On March 31st the world lost one of the greatest and most pioneering architects the world has seen. Zaha Hadid passed away after suffering from a heart attack at the age 65 in Miami, Florida and her death has sparked much discussion and admiration for her work, character and career.

Hadid’s work, in short, demonstrated how buildings should not be boring. Known as the ‘Queen of Curve’ for her characteristically ‘swooping’ and organically curving designs, her work encompassed both a sense of Modernism that puts her buildings into contemporary understanding, while simultaneously being fiercely distinct from anything seen before.

The Heydar Aliyev Cultural Centre located in Azerbaijan which was completed in May 2012 is but one example of this defiant originality- it is both reflective of the curvy hilly landscape of much of Azerbaijan, while also offering a strong visual contrast to the more Brutalist surrounding city-scape in which it is situated.

The white to contrast against the surrounding grey concrete means the building it distinct, and yet the surrounding greenery and meticulously planned pathways through it mean it appears utopia-like rather than a gaping miss-match on the skyline.

Notably, Hadid was made a Dame in 2012, the year after the London Aquatics Centre was completed in time for the 2012 Summer Olympic Games. The building, now open to the public, was met largely with praise and encompassed her traditional curvature style and sweeping design, with the fluidity of the design being reflective of its role as a swimming centre.

However, though her designs are so characterised by their looping dips and peaks, her capability for smaller and more jagged designs prove just as effective. The Vitra Fire Station in Germany completed in 1994 juts and pierces the space it occupies, rather than flowing through it. Her alleged passionate and intense personality resonates within her work.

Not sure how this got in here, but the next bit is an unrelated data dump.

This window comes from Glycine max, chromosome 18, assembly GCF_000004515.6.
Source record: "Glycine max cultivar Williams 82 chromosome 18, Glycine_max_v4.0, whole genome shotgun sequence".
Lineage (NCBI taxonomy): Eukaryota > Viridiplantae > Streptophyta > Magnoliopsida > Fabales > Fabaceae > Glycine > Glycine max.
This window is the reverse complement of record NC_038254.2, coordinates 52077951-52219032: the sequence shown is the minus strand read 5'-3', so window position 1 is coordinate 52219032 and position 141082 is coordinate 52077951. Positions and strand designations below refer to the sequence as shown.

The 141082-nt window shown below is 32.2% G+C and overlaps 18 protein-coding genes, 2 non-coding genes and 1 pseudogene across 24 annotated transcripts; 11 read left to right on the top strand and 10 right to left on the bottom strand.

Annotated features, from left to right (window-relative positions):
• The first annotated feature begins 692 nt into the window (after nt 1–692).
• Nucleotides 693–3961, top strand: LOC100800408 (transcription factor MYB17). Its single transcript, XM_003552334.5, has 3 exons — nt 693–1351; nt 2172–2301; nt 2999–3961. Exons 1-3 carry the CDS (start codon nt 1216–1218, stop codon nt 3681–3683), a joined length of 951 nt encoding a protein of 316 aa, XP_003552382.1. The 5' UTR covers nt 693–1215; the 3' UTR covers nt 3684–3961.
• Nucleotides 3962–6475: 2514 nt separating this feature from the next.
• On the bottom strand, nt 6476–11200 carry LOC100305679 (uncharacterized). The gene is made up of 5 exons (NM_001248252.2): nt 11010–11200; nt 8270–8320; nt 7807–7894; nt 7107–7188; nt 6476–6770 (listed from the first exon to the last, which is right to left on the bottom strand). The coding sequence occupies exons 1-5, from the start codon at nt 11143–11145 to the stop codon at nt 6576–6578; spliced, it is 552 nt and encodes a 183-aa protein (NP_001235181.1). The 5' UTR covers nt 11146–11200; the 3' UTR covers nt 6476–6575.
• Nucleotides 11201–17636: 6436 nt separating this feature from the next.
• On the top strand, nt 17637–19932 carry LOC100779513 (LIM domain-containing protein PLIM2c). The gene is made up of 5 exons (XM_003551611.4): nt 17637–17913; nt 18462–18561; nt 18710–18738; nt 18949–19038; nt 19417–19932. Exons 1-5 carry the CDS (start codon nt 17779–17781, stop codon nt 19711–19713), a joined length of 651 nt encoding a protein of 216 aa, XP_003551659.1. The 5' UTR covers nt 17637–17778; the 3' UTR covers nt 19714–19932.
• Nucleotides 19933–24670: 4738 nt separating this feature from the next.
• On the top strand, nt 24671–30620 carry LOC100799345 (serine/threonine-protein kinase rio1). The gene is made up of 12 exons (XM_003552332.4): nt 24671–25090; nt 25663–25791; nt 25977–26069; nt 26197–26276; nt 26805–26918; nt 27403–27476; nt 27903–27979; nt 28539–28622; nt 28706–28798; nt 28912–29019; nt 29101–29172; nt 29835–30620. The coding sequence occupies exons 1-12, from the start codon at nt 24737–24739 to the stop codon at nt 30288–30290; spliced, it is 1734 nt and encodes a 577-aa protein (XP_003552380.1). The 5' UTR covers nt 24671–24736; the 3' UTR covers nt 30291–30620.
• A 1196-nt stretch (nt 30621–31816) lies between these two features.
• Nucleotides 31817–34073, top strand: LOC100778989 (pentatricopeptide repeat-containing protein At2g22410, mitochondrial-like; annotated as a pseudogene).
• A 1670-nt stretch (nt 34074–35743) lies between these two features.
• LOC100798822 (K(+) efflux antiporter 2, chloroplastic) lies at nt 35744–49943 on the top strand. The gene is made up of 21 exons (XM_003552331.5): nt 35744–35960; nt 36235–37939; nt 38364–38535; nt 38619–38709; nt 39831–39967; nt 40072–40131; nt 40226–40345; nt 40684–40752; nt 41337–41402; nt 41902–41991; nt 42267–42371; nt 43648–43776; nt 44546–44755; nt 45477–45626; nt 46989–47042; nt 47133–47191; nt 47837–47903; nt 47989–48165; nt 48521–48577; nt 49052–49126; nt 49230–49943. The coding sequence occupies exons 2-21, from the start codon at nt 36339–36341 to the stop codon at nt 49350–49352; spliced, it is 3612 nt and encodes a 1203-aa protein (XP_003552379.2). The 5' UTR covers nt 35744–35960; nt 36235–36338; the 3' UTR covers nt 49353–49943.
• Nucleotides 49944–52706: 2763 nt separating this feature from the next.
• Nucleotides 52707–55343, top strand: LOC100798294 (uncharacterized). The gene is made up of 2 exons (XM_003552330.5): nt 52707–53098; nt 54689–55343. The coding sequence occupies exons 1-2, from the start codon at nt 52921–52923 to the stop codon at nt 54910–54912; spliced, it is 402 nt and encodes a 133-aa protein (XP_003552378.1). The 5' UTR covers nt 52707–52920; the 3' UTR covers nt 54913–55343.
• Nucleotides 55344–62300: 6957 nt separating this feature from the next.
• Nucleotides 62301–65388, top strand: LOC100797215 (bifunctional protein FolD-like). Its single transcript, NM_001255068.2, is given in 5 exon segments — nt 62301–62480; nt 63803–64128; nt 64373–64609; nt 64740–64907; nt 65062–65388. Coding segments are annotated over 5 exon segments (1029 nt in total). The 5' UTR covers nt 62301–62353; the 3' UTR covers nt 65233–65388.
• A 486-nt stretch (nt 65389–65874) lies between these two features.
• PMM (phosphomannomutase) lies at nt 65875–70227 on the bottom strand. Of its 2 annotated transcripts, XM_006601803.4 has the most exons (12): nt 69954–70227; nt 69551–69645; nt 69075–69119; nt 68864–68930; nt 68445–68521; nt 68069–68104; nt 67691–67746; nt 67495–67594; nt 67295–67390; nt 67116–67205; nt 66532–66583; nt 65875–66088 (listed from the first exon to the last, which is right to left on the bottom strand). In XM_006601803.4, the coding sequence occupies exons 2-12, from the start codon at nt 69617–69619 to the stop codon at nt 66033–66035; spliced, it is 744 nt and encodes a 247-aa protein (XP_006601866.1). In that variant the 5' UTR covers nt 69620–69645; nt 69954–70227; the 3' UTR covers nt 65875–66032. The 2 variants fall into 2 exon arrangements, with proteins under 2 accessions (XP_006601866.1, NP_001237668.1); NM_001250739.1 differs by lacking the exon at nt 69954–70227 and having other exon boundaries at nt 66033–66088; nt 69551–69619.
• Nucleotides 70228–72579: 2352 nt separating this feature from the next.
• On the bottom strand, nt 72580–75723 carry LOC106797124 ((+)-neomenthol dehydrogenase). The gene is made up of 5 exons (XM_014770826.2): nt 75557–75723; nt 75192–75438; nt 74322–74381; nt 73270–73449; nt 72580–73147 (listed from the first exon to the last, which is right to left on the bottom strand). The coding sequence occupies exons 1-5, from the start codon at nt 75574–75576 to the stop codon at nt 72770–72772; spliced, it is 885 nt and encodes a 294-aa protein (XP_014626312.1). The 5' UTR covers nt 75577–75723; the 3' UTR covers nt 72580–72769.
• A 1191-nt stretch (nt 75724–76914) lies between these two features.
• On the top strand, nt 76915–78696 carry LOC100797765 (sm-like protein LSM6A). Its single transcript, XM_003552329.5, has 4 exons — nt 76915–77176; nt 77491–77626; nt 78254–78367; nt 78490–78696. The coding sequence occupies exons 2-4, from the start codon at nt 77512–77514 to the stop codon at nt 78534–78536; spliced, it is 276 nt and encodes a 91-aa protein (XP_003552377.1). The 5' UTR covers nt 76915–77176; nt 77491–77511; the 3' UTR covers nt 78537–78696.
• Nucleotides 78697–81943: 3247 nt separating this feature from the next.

Hadid has over the years inevitably become a feminist icon as well as a hallmark in the design and architectural canon. As well as architectural design, she worked on dining sets and candles as part of her company Zaha Hadid Design.

However, she expressed a wish not to be viewed as a ‘female architect’, but simply an ‘architect’, not wishing to be distinguished in any way from her male counterparts in any way other than through her work.

Nevertheless, 2 in 5 architecture students being female, and yet only 3 of 20 members of the American Institute of Architects are female, it is clear to see that in terms of gender equality and the capabilities of women being recognised, Hadid was as important in that social respect as she was from a design point of view.

Sasha Khan

Culture Editor 



Categories: Artist Focus Arts

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